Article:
Marshmallow World

There are probably always multiple levels to what makes a song or a particular version of it “good” to the listener. I know there are for me.

Case in point, the gooey earnestness of

“Marshmallow World” might turn some folk off immediately. If it is Dean Martin’s version, I’m a sucker for it.

Now whether Dean Martin was a factually-and-truly for real heavy drinker or not has been called into question. Was he usually buzzed on stage or off- it doesn’t matter. That his image was always half-in-the-bag does. And on his recording of “Marshmallow World” you can practically smell the bourbon wafting through the speakers. The song itself is treacle, but Martin’s grinning good-natured drunk (act or not) performance is the lovable Holiday lush, and the fun is infectious.

And speaking of drinking and Christmas Music, what about Clyde Lasley & the Cadillac Baby Specials “Santa Came Home Drunk”? A mostly forgotten old rhythm and blues classic, and possibly the greatest boozed-up travelogue ever.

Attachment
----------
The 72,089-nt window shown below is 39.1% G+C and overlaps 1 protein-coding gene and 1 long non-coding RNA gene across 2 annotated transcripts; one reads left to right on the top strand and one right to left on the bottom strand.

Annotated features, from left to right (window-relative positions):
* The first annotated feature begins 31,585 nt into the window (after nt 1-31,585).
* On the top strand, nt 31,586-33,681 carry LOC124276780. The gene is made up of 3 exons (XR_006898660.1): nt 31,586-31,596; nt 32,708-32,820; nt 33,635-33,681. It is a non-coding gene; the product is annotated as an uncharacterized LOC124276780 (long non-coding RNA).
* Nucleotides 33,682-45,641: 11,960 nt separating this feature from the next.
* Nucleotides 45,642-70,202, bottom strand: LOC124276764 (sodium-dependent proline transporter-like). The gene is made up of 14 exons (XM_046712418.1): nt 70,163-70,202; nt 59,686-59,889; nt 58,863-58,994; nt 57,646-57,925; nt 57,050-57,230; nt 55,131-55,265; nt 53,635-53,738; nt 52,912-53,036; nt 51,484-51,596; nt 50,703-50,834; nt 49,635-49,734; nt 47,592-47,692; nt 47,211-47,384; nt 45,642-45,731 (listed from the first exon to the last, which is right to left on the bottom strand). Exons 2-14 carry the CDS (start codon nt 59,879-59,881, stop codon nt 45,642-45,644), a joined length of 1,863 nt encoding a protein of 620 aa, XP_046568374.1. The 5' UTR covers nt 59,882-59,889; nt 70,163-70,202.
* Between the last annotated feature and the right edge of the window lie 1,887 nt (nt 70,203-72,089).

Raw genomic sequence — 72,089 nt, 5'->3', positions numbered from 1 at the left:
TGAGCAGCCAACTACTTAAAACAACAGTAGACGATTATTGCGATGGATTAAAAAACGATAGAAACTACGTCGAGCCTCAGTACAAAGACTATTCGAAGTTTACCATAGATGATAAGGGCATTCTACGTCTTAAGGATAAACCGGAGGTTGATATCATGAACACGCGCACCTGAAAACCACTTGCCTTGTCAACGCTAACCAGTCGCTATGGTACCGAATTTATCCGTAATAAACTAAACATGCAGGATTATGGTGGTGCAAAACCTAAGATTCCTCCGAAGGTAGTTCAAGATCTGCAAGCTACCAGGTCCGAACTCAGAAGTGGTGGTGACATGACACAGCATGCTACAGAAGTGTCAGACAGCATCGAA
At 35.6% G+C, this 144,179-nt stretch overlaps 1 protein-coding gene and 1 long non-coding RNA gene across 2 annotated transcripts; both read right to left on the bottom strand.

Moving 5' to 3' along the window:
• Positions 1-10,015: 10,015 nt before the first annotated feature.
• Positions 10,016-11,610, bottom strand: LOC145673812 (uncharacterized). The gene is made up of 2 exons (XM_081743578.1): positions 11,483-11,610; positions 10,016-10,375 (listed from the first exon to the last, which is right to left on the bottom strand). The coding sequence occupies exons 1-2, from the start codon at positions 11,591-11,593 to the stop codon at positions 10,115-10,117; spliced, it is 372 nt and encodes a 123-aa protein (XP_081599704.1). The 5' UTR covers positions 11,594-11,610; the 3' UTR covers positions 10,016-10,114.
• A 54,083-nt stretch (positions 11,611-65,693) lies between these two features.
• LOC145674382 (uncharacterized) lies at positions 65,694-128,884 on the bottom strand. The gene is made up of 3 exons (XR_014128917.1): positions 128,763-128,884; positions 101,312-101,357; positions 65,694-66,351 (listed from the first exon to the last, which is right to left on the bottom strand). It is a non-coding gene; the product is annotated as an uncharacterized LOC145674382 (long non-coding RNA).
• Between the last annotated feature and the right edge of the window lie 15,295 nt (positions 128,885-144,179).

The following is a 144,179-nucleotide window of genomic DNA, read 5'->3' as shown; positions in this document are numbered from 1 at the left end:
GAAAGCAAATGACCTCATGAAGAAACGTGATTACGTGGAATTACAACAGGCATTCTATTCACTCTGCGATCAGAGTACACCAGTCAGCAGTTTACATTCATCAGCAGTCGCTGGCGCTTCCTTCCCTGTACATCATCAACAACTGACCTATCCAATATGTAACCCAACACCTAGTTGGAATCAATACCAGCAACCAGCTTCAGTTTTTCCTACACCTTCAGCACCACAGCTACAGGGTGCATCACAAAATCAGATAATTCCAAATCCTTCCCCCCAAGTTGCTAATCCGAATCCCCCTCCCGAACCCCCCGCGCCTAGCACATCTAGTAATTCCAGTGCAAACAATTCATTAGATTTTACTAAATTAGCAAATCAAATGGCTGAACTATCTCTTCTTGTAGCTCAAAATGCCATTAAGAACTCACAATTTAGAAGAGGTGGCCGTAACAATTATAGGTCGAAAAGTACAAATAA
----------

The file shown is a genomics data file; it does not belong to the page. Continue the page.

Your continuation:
And while we’re talking about rhythm & blues, I would be remiss to pass over Elvis Presley’s “It’s Christmas Time Pretty Baby”. Terrible title, great rockin’ bluesy song. Skip “Mama liked the Roses” and “Why Can’t Every Day Be Like Christmas”. Hell, skip the in-constant-rotation Blue Christmas (Johnny Cash did a fun up-tempo version of “Blue Christmas”) and just listen to “It’s Christmas Time (Pretty Baby)” for your Elvis quotient of the holiday mix.

And speaking of the blues, Tom Waits recorded a version of “Silent Night” which sounds like a New Orleans jazz funeral that got crashed by a boy’s choir. It isn’t for everyone, but I love it. And he loops his vocals on it, so it’s like four or five or six Tom Waits are singing to you. Bonus!

Otis Redding did a cover of “White Christmas” that knocks Bing down a few notches, and Solomon Burke’s incredible energy suffuses his “Presents for Christmas” and both of these performers cause me to question whether James Brown really was the hardest working man in show-biz like his press claimed.

Now how the hell did Dean Martin lead me into the rhythm and blues with a slight country detour?

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